- Psychology Internship Home
- Philosophy / Goals
- Program Organization
- Placement 1
- Placement 2
- Placement 3
- Stipend, Vacation, and Facilities
- Application Information
Psychology Internship Placement 1
Child/Family Therapy Program
The USC UCEDD Community Mental Health Service
The Community Mental Health Service provides individual and family psychotherapy services to children and their families from culturally diverse backgrounds in the Hollywood/Los Angeles community. Psychology interns are trained and supervised in psychological intake and assessment, treatment planning and intervention with a particular focus upon applications of Evidence-Based Practice. Interns gain experience in individual and family psychotherapy, group therapy, consultation, and community involvement.
The program is structured so that each psychology intern provides treatment/intervention in the form of outpatient psychotherapy to children, adolescents and their families who represent diverse ethnic and socioeconomic backgrounds. These clinical services accommodate children exhibiting a broad range of emotional, behavioral, cognitive and/or neurodevelopmental problems. Typically, each intern will have a caseload of four to six child/adolescent patients within the Community Mental Health Service Placement depending on caseload in the specialty placement. Outpatient therapy can include individual child/adolescent therapy, family therapy, and group therapy. Services to children and families within this program are typically conducted in an outpatient clinic-based setting; however, some community-based service opportunities are available.
The intern will develop the ability to conceptualize treatment and intervention from a variety of methodological and theoretical perspectives; however, all interns will be exposed to a variety of Evidence-Based Practice approaches. To meet this goal, faculty and supervisors from the Child/Family Therapy Program facilitate a weekly didactic series covering child/adolescent intervention strategies, family assessment and therapy, and psychological assessment. In addition to the weekly didactic series, interns will also participate in supervised case conferences and staff meetings to cultivate an understanding of appropriate professional roles. Issues such as coordination of services, treatment planning, and referral and termination will be discussed during these assemblies. Methods for supervision within this program may include the review of videotaped sessions and face-to-face or co-therapy supervision. The intern will be required to develop familiarity with essential APA sources such as the Ethical Standards for Psychologists, Standards of Professional Practice for Psychology, and other prescribed readings in psychology.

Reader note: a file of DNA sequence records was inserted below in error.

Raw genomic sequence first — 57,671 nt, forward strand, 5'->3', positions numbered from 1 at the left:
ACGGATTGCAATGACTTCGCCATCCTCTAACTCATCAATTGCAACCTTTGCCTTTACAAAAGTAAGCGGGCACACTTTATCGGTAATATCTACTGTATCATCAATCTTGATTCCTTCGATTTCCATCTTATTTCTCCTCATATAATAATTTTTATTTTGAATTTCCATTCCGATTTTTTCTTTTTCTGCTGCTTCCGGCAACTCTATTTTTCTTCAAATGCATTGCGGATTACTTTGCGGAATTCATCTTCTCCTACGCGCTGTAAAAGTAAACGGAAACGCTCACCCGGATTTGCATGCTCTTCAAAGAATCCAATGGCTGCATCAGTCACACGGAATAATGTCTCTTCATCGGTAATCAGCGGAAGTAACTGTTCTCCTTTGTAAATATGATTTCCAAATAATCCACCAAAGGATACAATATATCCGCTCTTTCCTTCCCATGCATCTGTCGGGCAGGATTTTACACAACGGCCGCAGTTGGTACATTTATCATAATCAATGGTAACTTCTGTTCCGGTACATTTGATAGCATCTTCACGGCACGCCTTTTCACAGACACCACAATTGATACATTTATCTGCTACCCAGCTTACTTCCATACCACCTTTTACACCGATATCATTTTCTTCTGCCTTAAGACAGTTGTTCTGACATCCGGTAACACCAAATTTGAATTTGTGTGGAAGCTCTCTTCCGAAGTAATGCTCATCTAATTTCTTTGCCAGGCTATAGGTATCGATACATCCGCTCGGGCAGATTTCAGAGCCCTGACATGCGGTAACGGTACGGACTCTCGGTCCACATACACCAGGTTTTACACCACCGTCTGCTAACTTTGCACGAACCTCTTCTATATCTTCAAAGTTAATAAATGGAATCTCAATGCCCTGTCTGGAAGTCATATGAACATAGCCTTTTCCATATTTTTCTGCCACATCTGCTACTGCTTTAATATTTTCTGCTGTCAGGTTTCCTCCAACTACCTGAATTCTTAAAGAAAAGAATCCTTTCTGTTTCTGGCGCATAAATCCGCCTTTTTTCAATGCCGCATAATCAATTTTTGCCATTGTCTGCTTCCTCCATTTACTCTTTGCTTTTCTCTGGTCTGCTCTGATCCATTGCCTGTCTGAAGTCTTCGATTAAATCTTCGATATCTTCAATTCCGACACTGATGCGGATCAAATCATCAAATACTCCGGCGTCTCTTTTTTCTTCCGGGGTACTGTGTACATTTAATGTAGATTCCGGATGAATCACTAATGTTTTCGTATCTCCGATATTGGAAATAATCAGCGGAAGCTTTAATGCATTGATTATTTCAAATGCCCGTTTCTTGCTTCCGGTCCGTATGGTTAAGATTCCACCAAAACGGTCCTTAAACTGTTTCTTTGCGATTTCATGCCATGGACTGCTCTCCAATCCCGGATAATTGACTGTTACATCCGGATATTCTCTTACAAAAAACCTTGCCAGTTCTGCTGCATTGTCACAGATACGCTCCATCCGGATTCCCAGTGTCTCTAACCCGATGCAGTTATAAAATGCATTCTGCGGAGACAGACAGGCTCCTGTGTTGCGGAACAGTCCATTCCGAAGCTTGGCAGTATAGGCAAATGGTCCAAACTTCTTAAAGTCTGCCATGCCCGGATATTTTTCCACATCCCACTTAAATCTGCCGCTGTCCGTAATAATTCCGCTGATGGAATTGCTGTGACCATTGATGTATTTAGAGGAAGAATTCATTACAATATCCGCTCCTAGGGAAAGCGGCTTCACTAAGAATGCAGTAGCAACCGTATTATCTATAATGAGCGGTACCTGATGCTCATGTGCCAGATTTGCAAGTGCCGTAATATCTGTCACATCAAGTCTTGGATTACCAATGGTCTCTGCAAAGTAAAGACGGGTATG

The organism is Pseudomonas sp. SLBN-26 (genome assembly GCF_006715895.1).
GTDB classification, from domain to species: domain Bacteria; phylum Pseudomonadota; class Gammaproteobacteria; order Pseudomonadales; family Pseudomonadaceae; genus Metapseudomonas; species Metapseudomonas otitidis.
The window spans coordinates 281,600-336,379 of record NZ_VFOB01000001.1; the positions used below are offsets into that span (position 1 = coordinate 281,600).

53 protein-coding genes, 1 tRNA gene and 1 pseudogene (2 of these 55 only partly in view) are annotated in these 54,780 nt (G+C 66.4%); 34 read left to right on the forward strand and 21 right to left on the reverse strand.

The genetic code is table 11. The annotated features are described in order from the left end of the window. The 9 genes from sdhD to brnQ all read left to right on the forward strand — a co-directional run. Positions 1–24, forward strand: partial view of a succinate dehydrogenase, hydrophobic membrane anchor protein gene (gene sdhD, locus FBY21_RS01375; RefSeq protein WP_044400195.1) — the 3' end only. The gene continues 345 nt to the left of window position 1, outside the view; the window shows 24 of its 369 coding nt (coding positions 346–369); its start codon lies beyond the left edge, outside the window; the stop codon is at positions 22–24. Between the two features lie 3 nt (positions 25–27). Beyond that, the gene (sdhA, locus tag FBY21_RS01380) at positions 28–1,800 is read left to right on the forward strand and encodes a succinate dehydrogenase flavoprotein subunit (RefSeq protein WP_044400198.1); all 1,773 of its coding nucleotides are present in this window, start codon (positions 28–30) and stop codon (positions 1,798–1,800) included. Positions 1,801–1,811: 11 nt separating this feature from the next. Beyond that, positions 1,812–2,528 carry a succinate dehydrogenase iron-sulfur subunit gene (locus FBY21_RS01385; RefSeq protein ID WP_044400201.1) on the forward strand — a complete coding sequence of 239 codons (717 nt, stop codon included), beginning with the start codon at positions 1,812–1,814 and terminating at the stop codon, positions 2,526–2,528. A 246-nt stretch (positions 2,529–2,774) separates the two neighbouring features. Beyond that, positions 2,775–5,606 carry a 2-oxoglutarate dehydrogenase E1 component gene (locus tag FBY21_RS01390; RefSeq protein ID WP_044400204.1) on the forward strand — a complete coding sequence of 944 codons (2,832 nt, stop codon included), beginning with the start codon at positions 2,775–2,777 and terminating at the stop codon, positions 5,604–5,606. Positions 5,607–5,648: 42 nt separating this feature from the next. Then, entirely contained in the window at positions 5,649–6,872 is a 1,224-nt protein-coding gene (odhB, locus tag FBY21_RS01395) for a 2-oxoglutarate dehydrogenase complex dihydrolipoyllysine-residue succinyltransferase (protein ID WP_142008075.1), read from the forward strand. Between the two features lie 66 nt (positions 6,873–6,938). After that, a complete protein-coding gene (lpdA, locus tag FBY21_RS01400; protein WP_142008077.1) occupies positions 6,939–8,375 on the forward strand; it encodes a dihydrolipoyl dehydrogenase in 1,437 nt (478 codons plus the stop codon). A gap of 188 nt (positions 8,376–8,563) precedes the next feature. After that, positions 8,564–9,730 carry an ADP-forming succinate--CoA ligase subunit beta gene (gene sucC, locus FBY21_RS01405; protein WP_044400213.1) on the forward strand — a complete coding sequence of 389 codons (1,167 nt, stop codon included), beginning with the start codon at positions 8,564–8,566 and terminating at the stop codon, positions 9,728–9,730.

An additional component of the Child/Family Therapy Program placement is participation in the Leadership in Education of Neurodevelopmental Disabilities (LEND) lectures, a weekly interdisciplinary didactics program. The faculty of the LEND program represents a wide range of disciplines including but not limited to the following: Social Work, Communications Disorders, Psychiatry, Occupational Therapy, Nursing, Developmental Pediatrics, Nutrition, Health Administration, Audiology, Dentistry, and Family Resources. Interns also participate in both a policy and research project during the LEND training year. This may include a literature review relevant to a treatment intervention, a single subject design research project linked to concurrent treatment, or research associated with existing data from client files. Interns in placements other than Neurodevelopmental Disabilities are not required to complete the policy or research assignments.